Dismissed by former US president Barack Obama as a place explorers had already seen, the Moon has once again gained interest as a potential destination under Donald Trump's presidency.
Private sector companies in particular are energized by the prospect of future space exploration missions beyond low-Earth orbit, where the International Space Station circles the Earth.
Even though Trump himself has said little about the subject, his close circle and some former NASA officials have made clear their interest in returning to the Moon by way of partnerships with the private sector.
Billionaire Elon Musk, the president and chief executive of SpaceX, along with Amazon founder Jeff Bezos, who also runs a rocket company called Blue Origin, have met with Trump's advisors several times since the Republican won the presidency.
"There is certainly a renewed interest in the Moon in the Trump administration," said John Logsdon, former director of the Space Policy Institute at The George Washington University.
Some of Trump's advisors worked on the Constellation program, conceived by former president George W. Bush with a goal to return humans to the Moon for the first time since the pioneering US Apollo missions of the 1960s and '70s.
Obama cancelled Constellation, deeming it too costly and repetitive in nature, opting instead to work toward new and unexplored destinations like an asteroid and, one day, Mars.
"The people advising Trump on space in a sense are still angry at that and believe it was a mistake," said Logsdon.
"If the Trump administration gets out of the current chaos and if their approach to the budget would allow it, I think within the next 12 months, we will see a major space initiative involving a public-private partnership—hopefully international partnership—focused on a return to the Moon."
Eric Stallmer, president of the Commercial Spaceflight Federation, which represents the private sector of spaceflight, agreed.
"I think the Trump administration wants to do something big and bold and the Moon is certainly that idea," he told AFP.
NASA's current focus on developing what will be the world's most powerful rocket, known as the Space Launch System, which will propel a new capsule, Orion, to deep space, one day carrying people around the Moon, to an asteroid or even to Mars by the 2030s.
Stallmer described this program as "very expensive."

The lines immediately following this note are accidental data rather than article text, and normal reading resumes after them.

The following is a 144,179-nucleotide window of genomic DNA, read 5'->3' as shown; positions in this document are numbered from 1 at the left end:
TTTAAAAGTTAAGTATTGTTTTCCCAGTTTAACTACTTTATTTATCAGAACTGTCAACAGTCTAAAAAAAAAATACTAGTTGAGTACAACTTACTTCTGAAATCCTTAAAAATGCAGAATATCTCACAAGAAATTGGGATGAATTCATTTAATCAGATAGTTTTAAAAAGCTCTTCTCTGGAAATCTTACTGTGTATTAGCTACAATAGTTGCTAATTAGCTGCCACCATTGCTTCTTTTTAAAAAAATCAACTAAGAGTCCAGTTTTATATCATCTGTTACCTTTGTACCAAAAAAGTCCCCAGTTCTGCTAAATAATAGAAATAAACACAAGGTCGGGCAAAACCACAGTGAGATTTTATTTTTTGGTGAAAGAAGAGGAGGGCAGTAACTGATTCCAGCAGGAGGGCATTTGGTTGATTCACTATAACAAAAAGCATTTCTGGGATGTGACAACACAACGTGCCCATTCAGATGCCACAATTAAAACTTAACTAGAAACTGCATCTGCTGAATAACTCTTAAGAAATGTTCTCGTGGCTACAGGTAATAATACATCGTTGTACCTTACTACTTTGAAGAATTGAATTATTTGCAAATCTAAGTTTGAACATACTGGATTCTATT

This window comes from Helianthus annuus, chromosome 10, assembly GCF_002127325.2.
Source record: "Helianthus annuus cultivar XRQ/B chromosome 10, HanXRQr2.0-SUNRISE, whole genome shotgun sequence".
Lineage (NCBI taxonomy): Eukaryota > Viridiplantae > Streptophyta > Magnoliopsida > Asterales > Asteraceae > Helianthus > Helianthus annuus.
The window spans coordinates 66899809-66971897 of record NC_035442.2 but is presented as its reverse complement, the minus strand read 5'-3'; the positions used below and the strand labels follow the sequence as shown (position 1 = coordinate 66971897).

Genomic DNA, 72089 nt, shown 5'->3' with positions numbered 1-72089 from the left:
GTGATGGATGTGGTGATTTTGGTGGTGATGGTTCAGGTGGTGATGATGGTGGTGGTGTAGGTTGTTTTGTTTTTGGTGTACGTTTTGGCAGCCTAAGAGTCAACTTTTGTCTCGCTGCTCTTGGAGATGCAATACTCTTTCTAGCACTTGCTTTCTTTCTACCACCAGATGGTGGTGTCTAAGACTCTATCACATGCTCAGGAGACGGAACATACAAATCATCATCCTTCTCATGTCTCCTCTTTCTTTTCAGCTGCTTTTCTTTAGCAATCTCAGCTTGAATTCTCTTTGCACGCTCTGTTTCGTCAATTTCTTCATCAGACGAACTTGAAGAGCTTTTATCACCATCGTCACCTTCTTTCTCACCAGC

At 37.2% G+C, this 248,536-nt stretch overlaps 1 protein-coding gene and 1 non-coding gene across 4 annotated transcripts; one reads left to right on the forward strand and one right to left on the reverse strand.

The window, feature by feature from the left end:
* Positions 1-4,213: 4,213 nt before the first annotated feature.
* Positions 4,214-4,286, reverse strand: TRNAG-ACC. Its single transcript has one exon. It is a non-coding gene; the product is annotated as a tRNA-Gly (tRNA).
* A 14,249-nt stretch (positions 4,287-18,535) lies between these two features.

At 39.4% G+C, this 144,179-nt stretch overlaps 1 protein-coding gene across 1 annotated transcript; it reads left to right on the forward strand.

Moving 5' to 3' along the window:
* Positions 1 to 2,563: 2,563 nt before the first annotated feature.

"I think you cannot proceed with a mission to the Moon and beyond at this point anymore without a partnership with the commercial industry," he added.
Since the US-run space shuttle program ended in 2011, NASA has forged partnerships with private industry, including SpaceX and Orbital ATK, to resupply the International Space Station.
SpaceX plans to start sending astronauts to the orbiting outpost as early as 2018.
"I know that there is no backing down from the commercial sector, from the commercial launch companies on their desire and vision to go to the Moon and beyond. These are very exciting times," said Stallmer.
SpaceX said last month it had signed its first contract to send two space tourists on a trip around the Moon at the end of 2018, but did not give many details, including the cost or their identities.
SpaceX has also vowed to send an unmanned spacecraft on a journey to Mars in 2018, as a prelude to manned missions one day.
Meanwhile, The Washington Post reported that its owner Bezos is working on an Amazon-like delivery service to the Moon.
The proposal has not been made public, but was circulated to the Trump team and NASA in the form of a seven-page white paper, the report said.
The goal of the project is to enable "future human settlement" on the Moon.
"It is time for America to return to the Moon—this time to stay," Bezos was quoted as saying in an email to the Post.
"A permanently inhabited lunar settlement is a difficult and worthy objective. I sense a lot of people are excited about this."
Oklahoma Republican lawmaker Jim Bridenstine, who has told Trump he wants to be the next NASA administrator, has praised cooperation between the US space agency and private industry, and called for a return to Moon mission as a way to boost needed resources on Earth, such as water.
Research has shown billions of tons of water ice can be found at each lunar pole.
"Water ice on the Moon could be used to refuel satellites in orbit or perform on-orbit maintenance," he wrote in a blog post in December.
"Government and commercial satellite operators could save hundreds of millions of dollars by servicing their satellites with resources from the Moon rather than disposing of, and replacing, their expensive investments."
This could translate into lower bills for users of satellite internet, television and radio services, he said.
The lunar soil is also believed to be rich in rare Earth minerals that are widely used in electronic devices.
The Google Lunar XPrize Foundation is also in on the action, recently announcing its five finalists for a $20 million award to the first team to land a robot on the Moon.
© 2017 AFP